DESIGN FOR LIFE I grew up in Michigan, in the suburbs of Detroit. My parents are French-educated Chinese immigrants. It was when I visited New York, aged four, for my uncle and aunt's wedding that I was taken in by the city. I said to my parents, "When I grow up I want to be a fashion designer." My whole life was geared towards that - I would watch my mum sew and choose fabrics, and at school I learned how to work with patterns. One day in the back of Seventeen magazine I saw an ad for the Parsons School of Design, in New York. I had read about two young ladies who went to Parsons and, when they graduated, the actress Elizabeth Taylor opened their boutique for them. I thought, "That's the key, I've got to go to Parsons!" So I spent my high school years making sure I had the right qualifications to get into that college, and I was accepted. I got hired before I had finished studying and started working for a big firm in 1981. It was the punk rock days and some friends were making great punk jewellery and I was like, "Oh, I want to do something like that." So I put together a collection for a trade show and got orders from Macy's and Bloomingdale's, which were the fashion-forward stores at the time. I ended up getting the windows at both stores but my boss, who I was still working for, wasn't happy. He said I was still on his payroll, so he fired me.

LUCKY STAR For the next 10 years, I worked hard and struggled to build my business. I did a lot of freelance jobs and also worked in Italy for seven years - that opened me up to global thinking. I went to my first Paris fashion show with (fashion photographer and former Parson's classmate) Steven Meisel and on the way there we stopped at The Ritz to pick up his friend, Madonna. She came out of her dressing room with a coat on. While I was waiting for her, I was sitting in her room looking at the racks and racks of clothes that designers in Paris and all over the world had sent her - shopping bags full. We got in the car and when we arrived at the fashion show she took off her coat and said, "Anna, I have a surprise for you." She was wearing one of my dresses! That gave me confidence. That was 1991 and, when we got back to New York, I did my first show. Through Steven I was also friends with models Naomi Campbell and Linda Evangelista and they helped me get all the other models together for the show - everyone pitched in. After that a lot of the international press and stores were abuzz about New York fashion looks. I was scouted by many Japanese companies. Japan really opened Asia up for me - the fashion fans there are fanatical.

DARK FANTASY My look was for a particular woman, one with a sense of fantasy, like a fairy-tale princess, but there's also a darker side, like you could never tell whether she was a good girl or a bad one. Throw into that mix some rock 'n' roll and nostalgia and it was something people could relate to. When I opened my first boutique I had to figure out how to make it unique, so I did red floors - like those in my apartment - and purple walls and black lacquered furniture. That black furniture came out of necessity - I didn't have a lot of money at the time so everything was bought at a flea market and we painted it all black so it matched, like a suite. That became my signature look - you can see that in all my packaging. My first perfume bottle was black laquer and I've used black Rococo shapes for the furniture in my store. That's another key to my brand: it is very recognisable and I've stayed loyal to that fantastical look, to my world.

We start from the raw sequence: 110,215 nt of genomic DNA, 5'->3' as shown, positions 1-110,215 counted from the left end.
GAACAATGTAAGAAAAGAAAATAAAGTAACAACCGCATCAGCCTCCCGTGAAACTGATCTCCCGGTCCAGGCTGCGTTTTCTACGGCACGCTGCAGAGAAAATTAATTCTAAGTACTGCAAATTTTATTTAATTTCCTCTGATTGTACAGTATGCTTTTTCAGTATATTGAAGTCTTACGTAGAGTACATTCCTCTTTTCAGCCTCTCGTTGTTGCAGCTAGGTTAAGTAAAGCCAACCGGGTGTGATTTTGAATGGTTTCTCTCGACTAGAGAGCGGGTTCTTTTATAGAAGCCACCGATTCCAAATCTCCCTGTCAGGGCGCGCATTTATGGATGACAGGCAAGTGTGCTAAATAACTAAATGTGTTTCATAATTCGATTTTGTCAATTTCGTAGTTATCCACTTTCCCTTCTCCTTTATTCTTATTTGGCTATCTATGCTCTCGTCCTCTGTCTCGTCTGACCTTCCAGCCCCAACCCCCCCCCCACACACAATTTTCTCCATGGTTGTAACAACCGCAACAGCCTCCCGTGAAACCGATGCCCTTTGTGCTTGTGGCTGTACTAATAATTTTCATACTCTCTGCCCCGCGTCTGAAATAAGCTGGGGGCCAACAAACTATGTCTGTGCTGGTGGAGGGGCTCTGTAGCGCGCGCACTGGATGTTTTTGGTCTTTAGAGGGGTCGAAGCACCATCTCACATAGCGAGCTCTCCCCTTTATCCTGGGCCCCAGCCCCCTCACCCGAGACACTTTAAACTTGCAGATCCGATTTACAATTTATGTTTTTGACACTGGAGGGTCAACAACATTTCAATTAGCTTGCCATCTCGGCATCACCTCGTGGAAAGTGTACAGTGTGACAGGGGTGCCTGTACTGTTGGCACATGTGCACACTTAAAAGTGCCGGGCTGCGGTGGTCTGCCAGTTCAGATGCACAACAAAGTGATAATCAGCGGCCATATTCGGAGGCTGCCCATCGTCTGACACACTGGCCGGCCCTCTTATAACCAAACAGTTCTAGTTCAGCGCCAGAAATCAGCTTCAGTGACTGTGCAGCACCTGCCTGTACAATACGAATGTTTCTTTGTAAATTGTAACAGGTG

JOB INSECURITY I always say to students that you have to figure out your time and your moment. Nobody does it the same so it's a matter of being in the right place at the right time. I struggled for 10 years so it wasn't an overnight success. I think it's even more competitive and complicated today because a lot depends on work experience - your first job gets you other jobs so make sure you really understand and know what you want to do. Today there are so many graduates and so few jobs. Young designers have to know how tough the competition is. The key is to get into a really good design school like Parsons and London's Central Saint Martins - they've given birth to really famous designers.

HARSH WORDS When I was at Parsons, the school's head was Ann Keagy - she was very old school and "gave birth" to Calvin Klein, Donna Karan and other designers of that ilk. All of a sudden here was me, into street fashion, and I was looking to all the French and London designers and wanted to do "boutiquey" sort of clothes. When she looked at my portfolio she said, "You know nothing about fashion." But you have to find your time and era and focus and believe in yourself. That focus got me where I am. I think I have the greatest job in the word. If I'm obsessed with something then I can put it into my work. I can research it more. My last collection was inspired by Polynesian style. I was travelling to Tahiti with my family and I had to research the trip - that research gave me the essence of my collection. I love travel. I go to Shanghai every two years and it's such a fast-growing culture - the landscape changes so quickly.

Anna Sui is collaborating with Starbucks this Christmas to present a coffee accessories collection.